Seemingly randomly, two different publications wrote contemporaneously about three different projects, all of which portend that aviation will continue to be stimulated by innovation. That’s exciting and encouraging.
The first reports collaboration between General Electric Aviation’s Evendale, Ohio world headquarters and he University of Cincinnati Research Institute (UCRI). The two organizations have created the GE Aviation Research Center. GE will invest $100 million in capital improvements at the joint facility and the University will dedicate faculty members and students to research targeted future scientific/engineering projects, such as:
· Advanced low-emission combustion.
· Ceramic matrix composites (CMCs)
· Aircraft Energy and Thermal Management.
This applied research will draw from the existing theoretical knowledge base of the University’s scholars and will enhance the practical experience of the students. Such a catalyst will certainly be considered “Imagination at work” and will “bring good things to light”.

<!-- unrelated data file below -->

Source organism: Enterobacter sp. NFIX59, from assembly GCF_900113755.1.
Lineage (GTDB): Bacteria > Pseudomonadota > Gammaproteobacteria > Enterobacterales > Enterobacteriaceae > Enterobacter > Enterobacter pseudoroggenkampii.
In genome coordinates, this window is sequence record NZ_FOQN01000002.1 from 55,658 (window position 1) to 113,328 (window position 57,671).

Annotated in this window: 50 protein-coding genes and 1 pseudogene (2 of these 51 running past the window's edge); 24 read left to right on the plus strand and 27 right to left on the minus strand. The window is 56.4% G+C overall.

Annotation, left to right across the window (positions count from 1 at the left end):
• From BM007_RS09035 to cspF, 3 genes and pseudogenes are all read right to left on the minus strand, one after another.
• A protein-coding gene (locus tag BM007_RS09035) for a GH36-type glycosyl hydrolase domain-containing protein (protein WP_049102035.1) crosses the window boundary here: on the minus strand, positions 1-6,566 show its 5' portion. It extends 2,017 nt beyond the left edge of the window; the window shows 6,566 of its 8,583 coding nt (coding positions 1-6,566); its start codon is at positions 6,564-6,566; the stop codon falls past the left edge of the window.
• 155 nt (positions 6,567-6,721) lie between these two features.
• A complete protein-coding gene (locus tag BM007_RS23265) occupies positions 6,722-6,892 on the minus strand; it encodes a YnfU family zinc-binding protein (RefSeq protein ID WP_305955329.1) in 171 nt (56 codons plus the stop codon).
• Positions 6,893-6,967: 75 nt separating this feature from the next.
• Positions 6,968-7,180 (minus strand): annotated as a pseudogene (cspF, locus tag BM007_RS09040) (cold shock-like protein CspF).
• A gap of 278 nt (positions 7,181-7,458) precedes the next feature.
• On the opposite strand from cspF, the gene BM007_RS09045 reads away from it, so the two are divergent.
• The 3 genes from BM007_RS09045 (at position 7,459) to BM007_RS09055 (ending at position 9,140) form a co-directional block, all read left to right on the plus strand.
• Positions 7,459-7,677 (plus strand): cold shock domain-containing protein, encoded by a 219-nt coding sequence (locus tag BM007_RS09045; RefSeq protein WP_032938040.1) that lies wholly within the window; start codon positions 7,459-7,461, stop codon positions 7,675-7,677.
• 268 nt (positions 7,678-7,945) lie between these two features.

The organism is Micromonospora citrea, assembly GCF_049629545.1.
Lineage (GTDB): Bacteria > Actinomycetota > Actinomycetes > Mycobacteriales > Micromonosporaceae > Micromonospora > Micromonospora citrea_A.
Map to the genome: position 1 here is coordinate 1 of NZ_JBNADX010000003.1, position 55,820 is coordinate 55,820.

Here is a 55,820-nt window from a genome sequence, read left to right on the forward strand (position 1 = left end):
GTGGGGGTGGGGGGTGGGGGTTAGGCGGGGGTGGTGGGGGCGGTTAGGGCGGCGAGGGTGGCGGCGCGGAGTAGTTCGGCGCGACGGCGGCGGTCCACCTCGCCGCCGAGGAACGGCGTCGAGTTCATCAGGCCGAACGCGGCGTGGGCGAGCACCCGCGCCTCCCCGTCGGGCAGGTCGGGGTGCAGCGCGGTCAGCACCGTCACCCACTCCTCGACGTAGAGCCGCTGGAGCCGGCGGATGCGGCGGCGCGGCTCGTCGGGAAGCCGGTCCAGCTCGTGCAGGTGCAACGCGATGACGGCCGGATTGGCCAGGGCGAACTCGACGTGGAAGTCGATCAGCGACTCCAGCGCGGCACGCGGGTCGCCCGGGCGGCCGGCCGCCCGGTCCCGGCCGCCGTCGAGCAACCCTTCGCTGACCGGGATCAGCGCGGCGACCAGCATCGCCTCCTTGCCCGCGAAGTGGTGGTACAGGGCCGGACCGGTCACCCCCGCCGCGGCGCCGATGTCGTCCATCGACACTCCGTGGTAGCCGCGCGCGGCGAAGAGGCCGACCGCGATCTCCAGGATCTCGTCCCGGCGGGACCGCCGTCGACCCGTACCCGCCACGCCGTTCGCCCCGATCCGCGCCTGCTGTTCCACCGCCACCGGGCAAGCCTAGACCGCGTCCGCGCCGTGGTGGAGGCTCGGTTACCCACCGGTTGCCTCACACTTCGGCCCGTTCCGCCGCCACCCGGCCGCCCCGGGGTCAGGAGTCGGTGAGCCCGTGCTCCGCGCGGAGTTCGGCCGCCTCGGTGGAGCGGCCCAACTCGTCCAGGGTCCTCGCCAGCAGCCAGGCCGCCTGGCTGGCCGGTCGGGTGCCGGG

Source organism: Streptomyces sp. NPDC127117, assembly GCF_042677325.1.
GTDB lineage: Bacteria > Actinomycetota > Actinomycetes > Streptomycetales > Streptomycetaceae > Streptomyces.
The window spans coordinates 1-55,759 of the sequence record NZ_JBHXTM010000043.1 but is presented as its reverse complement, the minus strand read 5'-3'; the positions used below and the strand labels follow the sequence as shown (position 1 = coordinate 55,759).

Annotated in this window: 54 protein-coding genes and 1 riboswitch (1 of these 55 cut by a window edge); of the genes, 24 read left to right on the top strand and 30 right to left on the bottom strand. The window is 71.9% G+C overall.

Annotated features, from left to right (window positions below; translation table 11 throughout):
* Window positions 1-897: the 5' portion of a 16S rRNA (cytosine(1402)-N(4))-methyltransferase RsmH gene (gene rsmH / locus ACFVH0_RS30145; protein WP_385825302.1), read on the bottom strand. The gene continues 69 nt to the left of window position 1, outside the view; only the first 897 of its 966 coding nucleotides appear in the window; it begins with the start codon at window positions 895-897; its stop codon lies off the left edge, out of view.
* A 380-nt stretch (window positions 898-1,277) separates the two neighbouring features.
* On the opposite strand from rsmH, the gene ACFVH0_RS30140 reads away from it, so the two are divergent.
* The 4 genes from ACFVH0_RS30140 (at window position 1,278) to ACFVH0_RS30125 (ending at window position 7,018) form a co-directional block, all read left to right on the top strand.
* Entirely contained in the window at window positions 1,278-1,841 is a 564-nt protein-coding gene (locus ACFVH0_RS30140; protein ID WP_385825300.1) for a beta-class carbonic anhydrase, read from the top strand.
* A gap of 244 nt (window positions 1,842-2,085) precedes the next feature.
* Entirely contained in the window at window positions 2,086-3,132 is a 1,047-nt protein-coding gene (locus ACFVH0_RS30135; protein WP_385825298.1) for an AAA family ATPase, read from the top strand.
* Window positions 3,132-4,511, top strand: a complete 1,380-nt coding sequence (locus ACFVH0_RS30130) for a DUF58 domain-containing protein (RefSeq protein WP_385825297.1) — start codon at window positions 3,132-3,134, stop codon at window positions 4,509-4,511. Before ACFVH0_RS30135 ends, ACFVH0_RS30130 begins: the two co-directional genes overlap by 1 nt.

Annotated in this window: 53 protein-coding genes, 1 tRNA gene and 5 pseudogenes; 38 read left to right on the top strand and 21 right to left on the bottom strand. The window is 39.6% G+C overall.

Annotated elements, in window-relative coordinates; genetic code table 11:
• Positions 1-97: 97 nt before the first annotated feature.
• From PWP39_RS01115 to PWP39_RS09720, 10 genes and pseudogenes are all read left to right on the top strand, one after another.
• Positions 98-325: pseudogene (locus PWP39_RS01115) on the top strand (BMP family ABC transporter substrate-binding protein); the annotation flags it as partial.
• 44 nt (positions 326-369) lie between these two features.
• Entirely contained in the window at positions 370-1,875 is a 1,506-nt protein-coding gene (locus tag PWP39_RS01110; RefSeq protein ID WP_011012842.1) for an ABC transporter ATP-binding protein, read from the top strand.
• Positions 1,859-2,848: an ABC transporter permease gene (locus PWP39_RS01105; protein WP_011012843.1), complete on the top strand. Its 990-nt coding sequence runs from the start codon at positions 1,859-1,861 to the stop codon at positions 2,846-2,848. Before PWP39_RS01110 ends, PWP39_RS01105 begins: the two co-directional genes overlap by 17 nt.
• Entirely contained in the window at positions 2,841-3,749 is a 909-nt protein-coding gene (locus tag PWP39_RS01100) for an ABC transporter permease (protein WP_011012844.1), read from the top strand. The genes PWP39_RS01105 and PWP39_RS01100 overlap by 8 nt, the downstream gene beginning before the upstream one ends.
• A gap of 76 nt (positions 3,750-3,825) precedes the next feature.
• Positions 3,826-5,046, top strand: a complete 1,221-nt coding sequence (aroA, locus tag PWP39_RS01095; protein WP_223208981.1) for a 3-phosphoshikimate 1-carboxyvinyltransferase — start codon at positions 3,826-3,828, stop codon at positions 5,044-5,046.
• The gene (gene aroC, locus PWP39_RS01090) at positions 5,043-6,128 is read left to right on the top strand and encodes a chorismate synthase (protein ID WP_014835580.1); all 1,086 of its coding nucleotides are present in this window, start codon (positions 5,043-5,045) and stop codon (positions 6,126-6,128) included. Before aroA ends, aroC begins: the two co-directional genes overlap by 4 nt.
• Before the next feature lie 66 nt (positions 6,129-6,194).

The second article involves the University of Maryland’s A. James Clark School of Engineering, which previously had been recognized for such endeavors in helicopters and robotic flight. This news is about a student team, called Gamera, setting a record for human-powered flight. It was impressive enough of an achievement to attract an august body of people to recognize the event—executives from the Sikorsky Aircraft Corporation, United Technologies Corporation, the American Helicopter Society (AHS) International, as well as University of Maryland President Wallace Loh. The corporations were sufficiently impressed to contribute $50,000 to the school.
The third story was part of the flow of information that usually emanates from NBAA’s Annual Convention. Aerion Corporation announced its intention to produce a 12 seat version of the SST. Other design elements include maximum speed of around Mach 1.6, ultra laminar flow through the engines for propulsion, a pointed nose, a novel short wingspan and an innovative engine layout. While it is a bit of revival of the Concorde, this renaissance rises to the level of innovation.
Three disparate occasions, but all point to an ascending industry!
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